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Protected Development: A Century of Football-Helmet Innovation

1893 » After a doctor says he risks “instant insanity” if he takes another kick to the head, Navy player Joseph “Bull” Reeves dons a leather cap (crafted by a cobbler) that is believed to be football’s first headgear.

1896 » Concerned about “cauliflower ear,” George Barclay of Lafayette College has a harness-maker produce headgear with earflaps, giving rise to the leather “head harness” helmet style (top left).

1917 » University of Illinois coach Bob Zuppke innovates a next-gen version of the leather helmet, with exterior and interior layers separated by cloth, which helps absorb impact.

1935 » Vern McMillan, a sporting-goods retailer in Terre Haute, Indiana, invents the first facemask (though it is not widely adopted).

1939 » The John T. Riddell Company produces the first plastic helmet (left). The NCAA mandates the use of helmets for all players in the same year. The NFL will officially adopt plastic helmets in 1949.

1955 » Single-bar facemasks first appear on NFL helmets. By 1962, every NFL player will wear face protection.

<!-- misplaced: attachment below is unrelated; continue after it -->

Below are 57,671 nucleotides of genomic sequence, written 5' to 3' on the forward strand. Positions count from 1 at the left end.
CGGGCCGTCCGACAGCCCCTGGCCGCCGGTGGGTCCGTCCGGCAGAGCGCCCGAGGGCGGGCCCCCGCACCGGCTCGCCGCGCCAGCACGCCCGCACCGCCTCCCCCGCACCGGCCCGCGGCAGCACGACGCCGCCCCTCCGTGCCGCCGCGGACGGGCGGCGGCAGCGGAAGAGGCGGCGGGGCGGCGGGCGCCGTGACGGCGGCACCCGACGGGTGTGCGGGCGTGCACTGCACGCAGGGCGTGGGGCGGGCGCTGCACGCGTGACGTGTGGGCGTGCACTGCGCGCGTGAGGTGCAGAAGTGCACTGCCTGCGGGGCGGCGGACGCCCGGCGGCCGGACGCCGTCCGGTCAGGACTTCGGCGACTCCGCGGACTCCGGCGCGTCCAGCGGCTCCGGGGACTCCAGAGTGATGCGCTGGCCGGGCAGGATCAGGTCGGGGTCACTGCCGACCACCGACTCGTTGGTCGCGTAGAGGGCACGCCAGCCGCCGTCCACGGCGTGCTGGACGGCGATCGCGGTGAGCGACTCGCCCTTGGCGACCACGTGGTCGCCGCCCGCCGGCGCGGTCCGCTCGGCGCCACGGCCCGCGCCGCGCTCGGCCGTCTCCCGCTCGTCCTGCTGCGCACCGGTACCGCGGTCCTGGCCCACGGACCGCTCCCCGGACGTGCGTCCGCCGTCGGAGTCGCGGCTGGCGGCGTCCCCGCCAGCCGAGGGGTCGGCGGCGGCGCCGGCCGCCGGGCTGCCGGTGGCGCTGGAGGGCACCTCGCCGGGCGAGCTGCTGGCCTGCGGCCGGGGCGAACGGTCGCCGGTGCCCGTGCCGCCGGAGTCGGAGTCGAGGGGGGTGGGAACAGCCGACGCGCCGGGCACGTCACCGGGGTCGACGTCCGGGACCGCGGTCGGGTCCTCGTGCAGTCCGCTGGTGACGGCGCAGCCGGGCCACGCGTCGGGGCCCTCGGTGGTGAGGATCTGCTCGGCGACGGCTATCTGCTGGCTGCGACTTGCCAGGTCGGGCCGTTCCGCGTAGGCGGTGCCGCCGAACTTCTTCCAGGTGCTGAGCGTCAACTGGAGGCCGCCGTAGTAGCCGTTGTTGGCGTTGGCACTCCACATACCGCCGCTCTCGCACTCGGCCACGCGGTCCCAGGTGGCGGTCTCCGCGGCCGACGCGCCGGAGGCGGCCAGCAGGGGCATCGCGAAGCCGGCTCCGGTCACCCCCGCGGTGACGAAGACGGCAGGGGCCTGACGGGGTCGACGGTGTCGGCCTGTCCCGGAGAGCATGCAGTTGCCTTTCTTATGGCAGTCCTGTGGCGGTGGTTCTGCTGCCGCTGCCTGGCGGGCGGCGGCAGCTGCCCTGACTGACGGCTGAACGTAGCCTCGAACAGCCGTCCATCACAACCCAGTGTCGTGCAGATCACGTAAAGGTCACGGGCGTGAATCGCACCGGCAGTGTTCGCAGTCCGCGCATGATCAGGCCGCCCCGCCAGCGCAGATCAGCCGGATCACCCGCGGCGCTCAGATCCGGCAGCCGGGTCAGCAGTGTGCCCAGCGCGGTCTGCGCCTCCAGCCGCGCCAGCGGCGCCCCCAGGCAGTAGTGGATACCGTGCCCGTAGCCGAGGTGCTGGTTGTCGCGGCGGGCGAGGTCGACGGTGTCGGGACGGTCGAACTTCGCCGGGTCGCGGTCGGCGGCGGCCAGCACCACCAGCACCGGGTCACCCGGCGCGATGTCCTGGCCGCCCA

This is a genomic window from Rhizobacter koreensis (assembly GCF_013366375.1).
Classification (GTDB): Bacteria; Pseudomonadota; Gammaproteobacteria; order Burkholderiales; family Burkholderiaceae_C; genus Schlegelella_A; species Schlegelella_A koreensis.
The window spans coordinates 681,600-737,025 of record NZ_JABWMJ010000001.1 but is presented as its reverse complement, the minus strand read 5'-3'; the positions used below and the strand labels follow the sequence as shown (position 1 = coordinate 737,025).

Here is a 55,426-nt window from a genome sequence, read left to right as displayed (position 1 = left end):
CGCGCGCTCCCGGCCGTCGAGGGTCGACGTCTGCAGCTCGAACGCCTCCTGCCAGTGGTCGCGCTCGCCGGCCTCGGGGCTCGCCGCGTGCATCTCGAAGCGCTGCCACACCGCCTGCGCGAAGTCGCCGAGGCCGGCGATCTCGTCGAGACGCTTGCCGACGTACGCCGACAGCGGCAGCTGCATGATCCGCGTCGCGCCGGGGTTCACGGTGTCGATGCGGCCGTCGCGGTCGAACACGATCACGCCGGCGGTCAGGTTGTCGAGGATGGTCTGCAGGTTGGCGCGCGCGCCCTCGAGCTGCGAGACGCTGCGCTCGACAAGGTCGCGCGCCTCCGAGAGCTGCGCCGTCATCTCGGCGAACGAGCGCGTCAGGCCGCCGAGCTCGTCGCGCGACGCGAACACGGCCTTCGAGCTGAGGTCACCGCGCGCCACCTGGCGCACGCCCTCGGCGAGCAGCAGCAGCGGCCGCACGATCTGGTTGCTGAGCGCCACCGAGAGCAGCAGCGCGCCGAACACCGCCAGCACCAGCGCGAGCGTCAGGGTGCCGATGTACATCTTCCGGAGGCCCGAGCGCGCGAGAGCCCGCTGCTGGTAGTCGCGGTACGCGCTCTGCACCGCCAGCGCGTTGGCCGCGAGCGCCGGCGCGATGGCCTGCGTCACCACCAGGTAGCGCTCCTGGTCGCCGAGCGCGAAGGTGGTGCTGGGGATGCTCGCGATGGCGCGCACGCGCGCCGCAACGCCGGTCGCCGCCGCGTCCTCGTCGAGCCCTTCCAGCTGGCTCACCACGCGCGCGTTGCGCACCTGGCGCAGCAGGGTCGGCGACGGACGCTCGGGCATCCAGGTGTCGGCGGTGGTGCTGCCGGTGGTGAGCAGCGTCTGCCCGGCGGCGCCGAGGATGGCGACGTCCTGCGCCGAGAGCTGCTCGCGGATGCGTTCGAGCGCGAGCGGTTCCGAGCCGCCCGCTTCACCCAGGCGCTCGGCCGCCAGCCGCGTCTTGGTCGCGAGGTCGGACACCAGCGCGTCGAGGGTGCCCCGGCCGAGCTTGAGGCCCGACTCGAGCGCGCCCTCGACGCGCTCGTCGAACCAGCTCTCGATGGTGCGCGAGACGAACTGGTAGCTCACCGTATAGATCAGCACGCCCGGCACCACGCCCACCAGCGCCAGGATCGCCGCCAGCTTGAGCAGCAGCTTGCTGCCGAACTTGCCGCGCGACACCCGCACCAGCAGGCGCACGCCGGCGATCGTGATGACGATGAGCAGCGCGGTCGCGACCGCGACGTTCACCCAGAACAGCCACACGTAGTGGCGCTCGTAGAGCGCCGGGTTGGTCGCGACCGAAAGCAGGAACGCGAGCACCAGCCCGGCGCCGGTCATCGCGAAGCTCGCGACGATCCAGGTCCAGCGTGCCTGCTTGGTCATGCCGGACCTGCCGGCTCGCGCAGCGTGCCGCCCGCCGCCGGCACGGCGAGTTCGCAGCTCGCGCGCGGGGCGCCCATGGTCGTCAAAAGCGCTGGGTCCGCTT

1971 » Riddell softens head blows by putting air-filled bladders in helmet interiors.

Bert Jones1975 » NFL players begin wearing multi-bar “birdcage” facemasks (worn by former Baltimore Colts QB Bert Jones, pictured at right).

1986 » Harder, more-durable polycarbonate helmets begin to replace their plastic forebears.

2002 » Riddell develops the “Revolution” helmet, designed specifically to reduce concussions, including protection for side impacts.

2011 » The “360” helmet is introduced by Riddell, incorporating such features as a flexing facemask and enhanced occipital padding for additional concussion protection.


Damage Control

Read “Damage Control,” the IM feature about two Purdue researchers’ pioneering studies on football head injuries—and the new technologies they’re developing to help.

This article appeared in the October 2013 issue.

Images courtesy legendaryauctions.com, Indianapolis Colts, and Riddell

Since first joining Indianapolis Monthly in 2000, West has written about a wide range of subjects including crime, history, arts and entertainment, pop culture, politics, and food. His feature stories have twice been noted in the Best American Sports Writing anthology and have received top honors from the Indiana chapter of the Society of Professional Journalists. “The Collapse,” West’s account of the 2011 Indiana State Fair tragedy, was a 2013 National City and Regional Magazine Awards finalist in the category of Best Reporting. He lives on the near-east side.

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